More than 25 cars are being impounded every week on the Gold Coast as police hunt for "brainless" P-platers using Facebook to promote illegal street racing.
Gold Coast traffic boss Bradyn Murphy said "the idiot mentality" of hoons had crept back into the city with a street race every day but warned wannabe V8 Supercar drivers they would be caught and their cars seized.
It comes as police impounded 1348 Gold Coast vehicles in the past year, up nearly 50 per cent on 2012 figures.
"We have really cracked down on street racing in the past few years but the idiot mentality is starting to crawl back and P-platers need to realise we have a police helicopter now and we will catch them," Sen-Sgt Murphy said.
"We probably have an incident every day and if they get caught, their cars will be impounded."
Those caught for type one hooning offences, including speeding 40km/h above the limit, driving dangerous and illegal street racing, can have their car impounded on the spot for 90 days.
People charged with type two hooning offences, which include high-range drink-driving and driving without a licence, can have their vehicle impounded for seven days on their second offence and 90 days on their third offence.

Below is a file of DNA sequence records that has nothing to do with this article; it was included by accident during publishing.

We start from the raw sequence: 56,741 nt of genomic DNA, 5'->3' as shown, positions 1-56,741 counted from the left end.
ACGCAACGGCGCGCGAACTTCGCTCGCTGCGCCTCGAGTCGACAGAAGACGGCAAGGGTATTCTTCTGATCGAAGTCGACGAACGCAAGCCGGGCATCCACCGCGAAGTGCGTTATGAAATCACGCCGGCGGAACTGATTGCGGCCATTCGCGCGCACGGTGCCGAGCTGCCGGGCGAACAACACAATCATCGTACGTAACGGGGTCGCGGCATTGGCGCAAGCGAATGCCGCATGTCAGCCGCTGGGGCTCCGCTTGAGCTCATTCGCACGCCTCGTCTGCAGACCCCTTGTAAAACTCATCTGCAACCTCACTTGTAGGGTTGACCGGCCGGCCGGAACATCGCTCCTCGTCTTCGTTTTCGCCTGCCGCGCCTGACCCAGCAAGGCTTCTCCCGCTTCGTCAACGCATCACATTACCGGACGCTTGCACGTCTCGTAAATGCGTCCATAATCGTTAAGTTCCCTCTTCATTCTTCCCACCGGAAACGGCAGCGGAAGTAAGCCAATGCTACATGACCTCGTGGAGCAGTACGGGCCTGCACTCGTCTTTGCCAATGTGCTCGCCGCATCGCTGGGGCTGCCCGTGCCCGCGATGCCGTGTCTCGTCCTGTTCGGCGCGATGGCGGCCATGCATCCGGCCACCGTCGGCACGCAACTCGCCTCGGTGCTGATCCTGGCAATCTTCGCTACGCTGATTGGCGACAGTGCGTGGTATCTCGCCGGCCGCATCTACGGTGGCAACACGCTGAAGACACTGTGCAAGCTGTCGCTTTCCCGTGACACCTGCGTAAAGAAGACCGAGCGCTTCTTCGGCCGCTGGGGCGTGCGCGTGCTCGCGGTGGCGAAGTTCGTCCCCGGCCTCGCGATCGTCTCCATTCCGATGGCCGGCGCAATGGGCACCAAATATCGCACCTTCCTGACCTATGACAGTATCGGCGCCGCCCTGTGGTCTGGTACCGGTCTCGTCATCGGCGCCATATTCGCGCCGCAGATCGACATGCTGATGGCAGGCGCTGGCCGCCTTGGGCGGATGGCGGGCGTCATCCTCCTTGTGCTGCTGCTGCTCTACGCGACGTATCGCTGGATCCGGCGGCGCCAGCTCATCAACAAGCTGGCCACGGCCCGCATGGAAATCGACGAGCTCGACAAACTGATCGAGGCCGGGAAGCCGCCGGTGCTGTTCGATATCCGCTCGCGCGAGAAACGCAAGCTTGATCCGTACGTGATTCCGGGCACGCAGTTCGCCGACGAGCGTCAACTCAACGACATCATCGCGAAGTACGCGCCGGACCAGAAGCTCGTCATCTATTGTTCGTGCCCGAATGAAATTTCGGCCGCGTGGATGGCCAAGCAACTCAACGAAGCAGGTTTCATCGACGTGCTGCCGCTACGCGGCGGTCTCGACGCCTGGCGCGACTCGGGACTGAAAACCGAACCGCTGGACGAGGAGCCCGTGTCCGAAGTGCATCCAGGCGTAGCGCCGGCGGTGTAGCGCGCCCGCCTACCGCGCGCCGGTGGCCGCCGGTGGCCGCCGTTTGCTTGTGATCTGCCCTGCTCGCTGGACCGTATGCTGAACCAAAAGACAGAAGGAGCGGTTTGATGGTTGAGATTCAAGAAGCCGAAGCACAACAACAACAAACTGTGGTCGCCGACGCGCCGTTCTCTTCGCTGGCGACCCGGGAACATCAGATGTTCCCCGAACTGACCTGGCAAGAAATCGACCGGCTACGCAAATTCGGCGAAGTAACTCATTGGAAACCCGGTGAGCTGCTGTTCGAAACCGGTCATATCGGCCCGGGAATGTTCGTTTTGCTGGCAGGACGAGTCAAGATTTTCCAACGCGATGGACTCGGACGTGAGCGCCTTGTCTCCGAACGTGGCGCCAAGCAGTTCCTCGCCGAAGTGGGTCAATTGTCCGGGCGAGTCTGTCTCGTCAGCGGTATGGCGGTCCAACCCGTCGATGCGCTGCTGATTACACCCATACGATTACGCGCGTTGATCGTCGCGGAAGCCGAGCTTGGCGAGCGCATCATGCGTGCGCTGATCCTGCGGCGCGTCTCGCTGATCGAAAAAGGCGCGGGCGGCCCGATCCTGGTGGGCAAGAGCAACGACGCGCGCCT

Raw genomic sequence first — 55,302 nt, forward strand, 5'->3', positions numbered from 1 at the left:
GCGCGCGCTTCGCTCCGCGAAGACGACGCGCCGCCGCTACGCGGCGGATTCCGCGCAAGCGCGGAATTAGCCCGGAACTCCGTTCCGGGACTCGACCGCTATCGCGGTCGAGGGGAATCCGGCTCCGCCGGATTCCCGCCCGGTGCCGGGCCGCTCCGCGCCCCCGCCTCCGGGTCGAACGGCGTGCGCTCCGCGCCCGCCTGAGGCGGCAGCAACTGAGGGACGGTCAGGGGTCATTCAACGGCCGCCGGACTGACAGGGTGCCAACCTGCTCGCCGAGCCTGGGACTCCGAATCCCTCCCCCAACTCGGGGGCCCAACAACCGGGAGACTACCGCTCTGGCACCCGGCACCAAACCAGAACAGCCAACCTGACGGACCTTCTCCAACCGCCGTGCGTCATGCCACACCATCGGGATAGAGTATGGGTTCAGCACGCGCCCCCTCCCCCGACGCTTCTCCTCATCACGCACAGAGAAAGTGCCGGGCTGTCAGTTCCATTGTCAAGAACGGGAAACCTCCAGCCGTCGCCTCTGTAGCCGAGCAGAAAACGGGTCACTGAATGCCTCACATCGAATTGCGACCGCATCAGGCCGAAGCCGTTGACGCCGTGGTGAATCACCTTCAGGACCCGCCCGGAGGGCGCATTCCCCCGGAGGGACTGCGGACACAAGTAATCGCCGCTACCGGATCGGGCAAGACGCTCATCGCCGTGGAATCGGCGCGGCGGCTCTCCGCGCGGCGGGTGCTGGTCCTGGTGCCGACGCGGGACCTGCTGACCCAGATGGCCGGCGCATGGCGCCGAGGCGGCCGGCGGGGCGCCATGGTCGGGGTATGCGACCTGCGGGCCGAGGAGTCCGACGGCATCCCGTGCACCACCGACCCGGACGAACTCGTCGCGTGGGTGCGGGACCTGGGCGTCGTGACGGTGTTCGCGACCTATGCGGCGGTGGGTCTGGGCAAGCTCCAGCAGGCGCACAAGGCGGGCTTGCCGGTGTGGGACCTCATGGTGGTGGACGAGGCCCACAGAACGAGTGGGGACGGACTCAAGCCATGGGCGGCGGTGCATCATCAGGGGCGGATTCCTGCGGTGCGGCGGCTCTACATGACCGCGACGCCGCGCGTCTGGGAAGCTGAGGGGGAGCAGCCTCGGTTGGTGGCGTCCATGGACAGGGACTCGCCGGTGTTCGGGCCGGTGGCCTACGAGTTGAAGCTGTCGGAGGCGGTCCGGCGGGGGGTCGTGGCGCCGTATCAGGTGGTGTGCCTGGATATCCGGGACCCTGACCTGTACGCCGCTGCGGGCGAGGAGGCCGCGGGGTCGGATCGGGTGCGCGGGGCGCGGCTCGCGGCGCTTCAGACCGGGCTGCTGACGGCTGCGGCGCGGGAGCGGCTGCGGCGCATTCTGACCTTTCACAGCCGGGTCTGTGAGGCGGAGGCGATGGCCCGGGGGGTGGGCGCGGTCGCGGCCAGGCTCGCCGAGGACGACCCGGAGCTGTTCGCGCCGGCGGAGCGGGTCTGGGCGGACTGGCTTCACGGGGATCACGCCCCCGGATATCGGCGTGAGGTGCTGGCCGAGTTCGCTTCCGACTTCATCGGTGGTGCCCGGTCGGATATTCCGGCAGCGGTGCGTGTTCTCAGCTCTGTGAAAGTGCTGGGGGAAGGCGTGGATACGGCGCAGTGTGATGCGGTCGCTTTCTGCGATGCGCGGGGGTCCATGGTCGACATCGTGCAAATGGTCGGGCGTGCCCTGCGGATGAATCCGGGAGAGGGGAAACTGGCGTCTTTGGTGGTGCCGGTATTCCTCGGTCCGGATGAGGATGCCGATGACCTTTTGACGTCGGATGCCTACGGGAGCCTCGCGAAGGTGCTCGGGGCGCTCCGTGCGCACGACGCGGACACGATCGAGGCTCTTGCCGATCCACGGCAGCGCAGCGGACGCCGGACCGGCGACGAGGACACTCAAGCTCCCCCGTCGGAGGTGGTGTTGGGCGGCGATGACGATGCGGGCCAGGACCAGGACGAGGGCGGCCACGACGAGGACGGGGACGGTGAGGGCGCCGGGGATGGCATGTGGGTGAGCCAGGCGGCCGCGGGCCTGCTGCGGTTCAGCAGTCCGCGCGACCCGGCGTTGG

Police can also seize a car permanently if motorists attract any additional charges in either category.
Sen-Sgt Murphy's warning came after police tracked a 100-vehicle, street-racing convoy across the M1 late last week.
The Fast and Furious-style race moved from Yatala to Nerang and motorists involved reached speeds of more than 200km/h.
The Polair helicopter was called to track the racers but police managed to stop only one driver.
The streets are not a racetrack
They charged an 18-year-old Bundall man with participating in a speed trial. He will face Southport Magistrates Court this week.
Sen-Sgt Murphy said if the race was promoted on Facebook the organiser would be hit with several charges and risk six months behind bars, or $4500 in fines.
"We will find out if someone has organised this on Facebook and they will be charged with organising a street race which has very severe consequences," he said.
"If you want to race then go get qualified and do it professionally – the streets are not a racetrack.
"We do not want to see anyone killed on the roads and if people need to lose their vehicles to learn that and grow some brain cells, then we will take their cars.
"Licensing is a privilege which can be taken away."